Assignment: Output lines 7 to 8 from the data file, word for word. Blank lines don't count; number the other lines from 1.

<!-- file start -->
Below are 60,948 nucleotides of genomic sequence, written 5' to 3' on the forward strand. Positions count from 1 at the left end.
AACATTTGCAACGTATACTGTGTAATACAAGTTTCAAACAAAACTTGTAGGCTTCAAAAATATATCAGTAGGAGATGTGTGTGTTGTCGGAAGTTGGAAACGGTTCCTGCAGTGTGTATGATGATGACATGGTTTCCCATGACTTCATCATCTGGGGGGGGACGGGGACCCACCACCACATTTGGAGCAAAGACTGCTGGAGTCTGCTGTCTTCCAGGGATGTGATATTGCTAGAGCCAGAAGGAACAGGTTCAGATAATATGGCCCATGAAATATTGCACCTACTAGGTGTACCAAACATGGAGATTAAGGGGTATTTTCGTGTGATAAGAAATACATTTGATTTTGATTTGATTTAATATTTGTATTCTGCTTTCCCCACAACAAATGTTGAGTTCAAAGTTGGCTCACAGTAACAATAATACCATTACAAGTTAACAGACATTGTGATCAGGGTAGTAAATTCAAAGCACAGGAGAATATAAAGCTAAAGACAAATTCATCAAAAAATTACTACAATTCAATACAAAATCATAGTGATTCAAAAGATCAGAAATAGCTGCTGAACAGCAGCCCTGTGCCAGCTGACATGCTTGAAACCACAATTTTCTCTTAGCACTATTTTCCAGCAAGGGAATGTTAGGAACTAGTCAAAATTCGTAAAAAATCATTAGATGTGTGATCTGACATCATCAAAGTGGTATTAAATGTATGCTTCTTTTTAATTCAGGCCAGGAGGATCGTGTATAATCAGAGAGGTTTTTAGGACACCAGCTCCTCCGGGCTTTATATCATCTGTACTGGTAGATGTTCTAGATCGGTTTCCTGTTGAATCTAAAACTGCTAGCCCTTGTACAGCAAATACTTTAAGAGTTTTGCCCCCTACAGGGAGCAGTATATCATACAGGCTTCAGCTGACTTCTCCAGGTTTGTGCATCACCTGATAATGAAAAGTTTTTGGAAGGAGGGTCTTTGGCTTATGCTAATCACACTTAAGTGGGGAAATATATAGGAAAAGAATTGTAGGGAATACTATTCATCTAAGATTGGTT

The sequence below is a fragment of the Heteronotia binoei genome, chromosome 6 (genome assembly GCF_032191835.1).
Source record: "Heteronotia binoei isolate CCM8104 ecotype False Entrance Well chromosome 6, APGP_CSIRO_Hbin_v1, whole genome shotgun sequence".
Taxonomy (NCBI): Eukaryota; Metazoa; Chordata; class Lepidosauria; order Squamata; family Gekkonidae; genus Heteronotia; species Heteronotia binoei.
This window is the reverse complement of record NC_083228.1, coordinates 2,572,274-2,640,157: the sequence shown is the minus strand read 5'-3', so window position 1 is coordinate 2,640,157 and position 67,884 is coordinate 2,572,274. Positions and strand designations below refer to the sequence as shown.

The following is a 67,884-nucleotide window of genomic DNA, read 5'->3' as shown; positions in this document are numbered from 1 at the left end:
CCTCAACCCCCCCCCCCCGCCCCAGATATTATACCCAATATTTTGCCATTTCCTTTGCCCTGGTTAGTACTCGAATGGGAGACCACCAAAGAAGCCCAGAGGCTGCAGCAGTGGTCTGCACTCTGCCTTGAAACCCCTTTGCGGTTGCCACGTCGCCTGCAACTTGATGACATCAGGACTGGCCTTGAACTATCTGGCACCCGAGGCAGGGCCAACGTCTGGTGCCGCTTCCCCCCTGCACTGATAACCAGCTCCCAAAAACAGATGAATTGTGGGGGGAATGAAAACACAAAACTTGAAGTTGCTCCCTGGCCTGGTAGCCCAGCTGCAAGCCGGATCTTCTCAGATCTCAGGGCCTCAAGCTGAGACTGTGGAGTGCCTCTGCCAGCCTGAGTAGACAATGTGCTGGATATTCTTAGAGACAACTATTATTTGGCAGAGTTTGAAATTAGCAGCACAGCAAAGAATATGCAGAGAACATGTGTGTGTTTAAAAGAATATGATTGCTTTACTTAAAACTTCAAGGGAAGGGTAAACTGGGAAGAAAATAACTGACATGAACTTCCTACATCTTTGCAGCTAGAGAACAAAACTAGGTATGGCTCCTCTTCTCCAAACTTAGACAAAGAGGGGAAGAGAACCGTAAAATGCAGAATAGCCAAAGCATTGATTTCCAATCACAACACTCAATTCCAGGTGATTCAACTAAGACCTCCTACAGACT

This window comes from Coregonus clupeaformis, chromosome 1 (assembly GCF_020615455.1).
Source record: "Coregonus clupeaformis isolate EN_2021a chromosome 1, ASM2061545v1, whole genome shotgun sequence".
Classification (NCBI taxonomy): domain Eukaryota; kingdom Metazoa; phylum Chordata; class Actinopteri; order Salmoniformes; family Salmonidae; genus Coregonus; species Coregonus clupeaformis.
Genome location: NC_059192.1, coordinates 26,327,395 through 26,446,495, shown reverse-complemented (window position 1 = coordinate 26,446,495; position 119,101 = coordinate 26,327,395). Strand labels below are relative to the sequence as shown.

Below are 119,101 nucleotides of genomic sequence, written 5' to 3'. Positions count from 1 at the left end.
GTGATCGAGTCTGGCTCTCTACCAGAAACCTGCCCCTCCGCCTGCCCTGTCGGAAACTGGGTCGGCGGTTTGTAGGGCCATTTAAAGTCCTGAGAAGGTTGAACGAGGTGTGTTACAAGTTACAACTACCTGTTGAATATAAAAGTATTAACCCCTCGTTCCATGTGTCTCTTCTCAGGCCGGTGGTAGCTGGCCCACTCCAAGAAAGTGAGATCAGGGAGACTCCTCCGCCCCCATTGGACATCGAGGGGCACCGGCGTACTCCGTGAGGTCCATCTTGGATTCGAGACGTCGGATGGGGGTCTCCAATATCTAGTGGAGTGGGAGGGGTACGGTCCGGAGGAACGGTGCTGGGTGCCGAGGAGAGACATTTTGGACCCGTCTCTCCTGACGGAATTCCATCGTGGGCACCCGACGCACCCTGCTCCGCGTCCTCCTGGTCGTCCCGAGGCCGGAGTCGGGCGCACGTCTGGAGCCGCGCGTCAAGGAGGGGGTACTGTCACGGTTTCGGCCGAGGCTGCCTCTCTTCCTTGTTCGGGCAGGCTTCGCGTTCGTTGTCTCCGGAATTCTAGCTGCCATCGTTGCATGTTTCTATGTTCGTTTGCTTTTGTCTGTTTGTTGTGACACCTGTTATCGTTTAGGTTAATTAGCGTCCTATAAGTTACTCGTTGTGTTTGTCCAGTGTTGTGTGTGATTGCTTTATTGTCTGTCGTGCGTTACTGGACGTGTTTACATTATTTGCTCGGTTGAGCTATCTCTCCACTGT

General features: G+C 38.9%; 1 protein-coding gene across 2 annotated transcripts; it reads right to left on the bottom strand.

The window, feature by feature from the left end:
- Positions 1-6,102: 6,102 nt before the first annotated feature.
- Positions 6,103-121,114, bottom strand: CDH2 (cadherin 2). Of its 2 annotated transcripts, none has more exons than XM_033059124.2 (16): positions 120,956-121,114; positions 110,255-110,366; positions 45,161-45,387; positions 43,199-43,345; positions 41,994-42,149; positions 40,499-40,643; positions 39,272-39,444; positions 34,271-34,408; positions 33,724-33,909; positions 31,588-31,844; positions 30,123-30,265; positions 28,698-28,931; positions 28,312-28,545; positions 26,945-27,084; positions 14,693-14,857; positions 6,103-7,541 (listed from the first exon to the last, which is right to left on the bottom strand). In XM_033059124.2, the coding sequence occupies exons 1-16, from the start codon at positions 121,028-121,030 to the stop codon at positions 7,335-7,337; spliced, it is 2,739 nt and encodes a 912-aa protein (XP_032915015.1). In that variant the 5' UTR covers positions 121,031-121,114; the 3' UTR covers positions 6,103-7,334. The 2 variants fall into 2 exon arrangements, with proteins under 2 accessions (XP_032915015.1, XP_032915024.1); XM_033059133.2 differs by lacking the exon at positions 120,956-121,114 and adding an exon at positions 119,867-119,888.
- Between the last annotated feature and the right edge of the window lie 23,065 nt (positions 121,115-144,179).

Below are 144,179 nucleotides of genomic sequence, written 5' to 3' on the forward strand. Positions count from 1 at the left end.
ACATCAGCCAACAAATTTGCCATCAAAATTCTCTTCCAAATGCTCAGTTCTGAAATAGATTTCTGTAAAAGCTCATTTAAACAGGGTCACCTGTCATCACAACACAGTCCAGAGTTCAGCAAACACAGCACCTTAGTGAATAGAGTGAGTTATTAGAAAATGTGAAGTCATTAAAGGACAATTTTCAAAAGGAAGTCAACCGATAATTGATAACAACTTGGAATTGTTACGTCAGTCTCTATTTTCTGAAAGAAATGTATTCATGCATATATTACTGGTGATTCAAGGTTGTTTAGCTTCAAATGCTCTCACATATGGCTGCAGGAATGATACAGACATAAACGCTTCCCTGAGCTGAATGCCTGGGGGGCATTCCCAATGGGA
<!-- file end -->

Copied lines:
The following is a 67,884-nucleotide window of genomic DNA, read 5'->3' as shown; positions in this document are numbered from 1 at the left end:
CCTCAACCCCCCCCCCCCGCCCCAGATATTATACCCAATATTTTGCCATTTCCTTTGCCCTGGTTAGTACTCGAATGGGAGACCACCAAAGAAGCCCAGAGGCTGCAGCAGTGGTCTGCACTCTGCCTTGAAACCCCTTTGCGGTTGCCACGTCGCCTGCAACTTGATGACATCAGGACTGGCCTTGAACTATCTGGCACCCGAGGCAGGGCCAACGTCTGGTGCCGCTTCCCCCCTGCACTGATAACCAGCTCCCAAAAACAGATGAATTGTGGGGGGAATGAAAACACAAAACTTGAAGTTGCTCCCTGGCCTGGTAGCCCAGCTGCAAGCCGGATCTTCTCAGATCTCAGGGCCTCAAGCTGAGACTGTGGAGTGCCTCTGCCAGCCTGAGTAGACAATGTGCTGGATATTCTTAGAGACAACTATTATTTGGCAGAGTTTGAAATTAGCAGCACAGCAAAGAATATGCAGAGAACATGTGTGTGTTTAAAAGAATATGATTGCTTTACTTAAAACTTCAAGGGAAGGGTAAACTGGGAAGAAAATAACTGACATGAACTTCCTACATCTTTGCAGCTAGAGAACAAAACTAGGTATGGCTCCTCTTCTCCAAACTTAGACAAAGAGGGGAAGAGAACCGTAAAATGCAGAATAGCCAAAGCATTGATTTCCAATCACAACACTCAATTCCAGGTGATTCAACTAAGACCTCCTACAGACT